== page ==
A family man. A leader. A politician. Robin Hood. A bandit. An executioner. A druglord. These conflicting sides of infamous Colombian drug trafficker Pablo Escobar would likely clash as he amassed his fortune and built his empire. Narcos, a new Netflix original series, tells the tale of Escobar’s aspirations and rage as during his rise to power, which eventually made him the world’s preeminent cocaine supplier. With corruption running rampant, agents of the U.S. DEA enter Colombia to uproot the intimidating drug entrepreneur in his own country. Narcos offers compelling commentary on drugs, poverty, nation sovereignty and a slew of other topics, engrossing audiences in all its licentiousness.
Beginning in 1970s Colombia, Narcos introduces us to Pablo Escobar (Wagner Moura), who has begun to lay the foundation of his enterprise, making ties and exhibiting his cunning in the budding cocaine business. In Miami, DEA agent Steve Murphy (Boyd Holbrook) sees an influx of cocaine begin to wreak havoc on the populace. In an effort to thwart the invasion of cocaine, Murphy travels to Colombia and teams up with experienced Colombian agent Javier Penña (Pedro Pascal) to attempt to cut off supply at the source. Meanwhile, Pablo begins producing on an industrial-level scale and turns his sight to other, more ambitious goals, including the presidency of Colombia.
The performances of Narcos feel genuine and grounded in the reality of the subject matter. Based on the real-life events surrounding the Medellin Cartel, the actors give the characters they portray enough breadth to animate them adequately, but not enough to become caricatures of their real life counterparts. Specifically, Moura, as Escobar, is harsh yet fair in many circumstances. Though it would be easy to shroud the character in the sins of his profession, in many cases, the audience may side with Escobar and his pursuits. Moura does well to show Escobar as a commanding and intimidating figure, while not stripping him of his humanity. In many scenes, viewers are reminded of Escobar’s vulnerability—as a man who has come from nothing, he fears that all he has worked for may soon be stripped away at any moment.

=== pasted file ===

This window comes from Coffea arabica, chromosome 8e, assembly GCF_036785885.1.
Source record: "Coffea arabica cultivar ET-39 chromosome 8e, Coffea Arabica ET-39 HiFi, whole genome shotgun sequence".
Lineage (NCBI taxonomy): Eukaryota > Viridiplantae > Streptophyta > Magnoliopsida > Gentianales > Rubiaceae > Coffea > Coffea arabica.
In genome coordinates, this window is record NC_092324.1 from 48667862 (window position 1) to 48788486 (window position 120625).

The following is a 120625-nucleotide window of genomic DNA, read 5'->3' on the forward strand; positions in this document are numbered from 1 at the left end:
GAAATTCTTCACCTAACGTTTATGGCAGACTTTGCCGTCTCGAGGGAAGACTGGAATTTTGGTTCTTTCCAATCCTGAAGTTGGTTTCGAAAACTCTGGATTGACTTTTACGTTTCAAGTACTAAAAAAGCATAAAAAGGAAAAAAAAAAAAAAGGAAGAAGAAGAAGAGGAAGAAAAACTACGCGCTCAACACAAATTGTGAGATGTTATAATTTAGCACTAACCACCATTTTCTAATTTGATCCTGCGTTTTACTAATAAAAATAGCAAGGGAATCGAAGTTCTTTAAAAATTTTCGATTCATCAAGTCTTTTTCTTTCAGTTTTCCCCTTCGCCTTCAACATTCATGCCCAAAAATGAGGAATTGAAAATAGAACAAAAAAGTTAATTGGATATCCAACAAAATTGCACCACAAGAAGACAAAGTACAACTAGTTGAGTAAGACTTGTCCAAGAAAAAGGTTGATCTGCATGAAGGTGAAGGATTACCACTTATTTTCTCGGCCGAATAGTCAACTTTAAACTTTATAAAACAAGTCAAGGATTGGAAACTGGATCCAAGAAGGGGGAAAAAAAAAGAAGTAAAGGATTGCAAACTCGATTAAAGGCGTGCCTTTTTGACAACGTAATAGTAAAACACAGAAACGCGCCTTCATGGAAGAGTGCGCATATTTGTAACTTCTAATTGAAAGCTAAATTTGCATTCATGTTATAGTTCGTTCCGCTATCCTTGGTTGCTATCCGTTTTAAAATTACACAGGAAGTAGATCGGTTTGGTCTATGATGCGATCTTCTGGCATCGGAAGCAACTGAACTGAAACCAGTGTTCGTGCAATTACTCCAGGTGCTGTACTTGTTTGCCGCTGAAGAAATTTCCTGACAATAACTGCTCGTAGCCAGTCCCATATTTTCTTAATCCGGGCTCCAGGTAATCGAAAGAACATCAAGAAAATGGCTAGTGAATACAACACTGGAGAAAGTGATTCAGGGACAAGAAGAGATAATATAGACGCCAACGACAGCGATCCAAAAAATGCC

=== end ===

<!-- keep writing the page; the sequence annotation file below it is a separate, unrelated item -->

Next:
Holbrook and Pascal as DEA agents Murphy and Pena, respectively, offer up strong performances on the opposing side. In a similar style to Moura, both actors offer grounded performances and believability is almost never a question. However, both lack some character development and are left with ambiguous motivations. Murphy, who is introduced first, is quite stoic—a fitting characteristic for a federal agent. And yet at times, he is too much of a brick wall, with mouth agape. Some lines may fall to viewers’ ears as apathetic when they should be emotionally charged. Additionally, Murphy’s motivation to confront the white menace in Colombia after the first episode is abrupt and leaves viewers on shaky, uninvested ground with the character who is supposed to be the “good guy.” However, these criticisms could very well fall away with time.
Pena comes into the scene suddenly as well, but brings a unique and passionate point of view to viewers. Pascal does not disappoint as a suave, confident, and determined agent, resolved at ridding Colombia of drug violence by any means.
Another enjoyable aspect of Narcos is its heavy use of Spanish. More true to the actual events, Pablo Escobar and friends never speak English. This should be expected, but the consistency is noticeable and refreshing as English in many other films becomes the de facto business exchange language. This aspect again reinforces the believable precedent set by the show.
In many ways, Narcos feels like a documentary adaptation for television. Instead of splicing newsreels, the acting and cinematography are used to tell a very real story. A criticism of many “based on a true story” works is that they often mess up the events or skew the events in favor of one side. For every A Bridge Too Far (1977), we also get several Pearl Harbors (2001). Even in recent times, other critically acclaimed biopic pictures like Zero Dark Thirty (2012) have been critiqued for their one-sidedness. Narcos brings that sentiment of realism and fairness to the eyes of viewers, but it also does so through TV (is Netflix TV though?). Through presentation of the brutal material does offer up a more fair view of the blow dealers, it does not condone their actions, nor should it in any sane viewer’s mind.
It will be interesting to see how Narcos unfolds. Maybe the future of the biopic picture lies in episodic series, which can give the subject matter more honest due diligence a standard two-hour movie. In time, these shows may be adequate representations of histories we already know, and a powerful way to glean insight into those we don’t.
Featured Image Courtesy of Gaumont International Television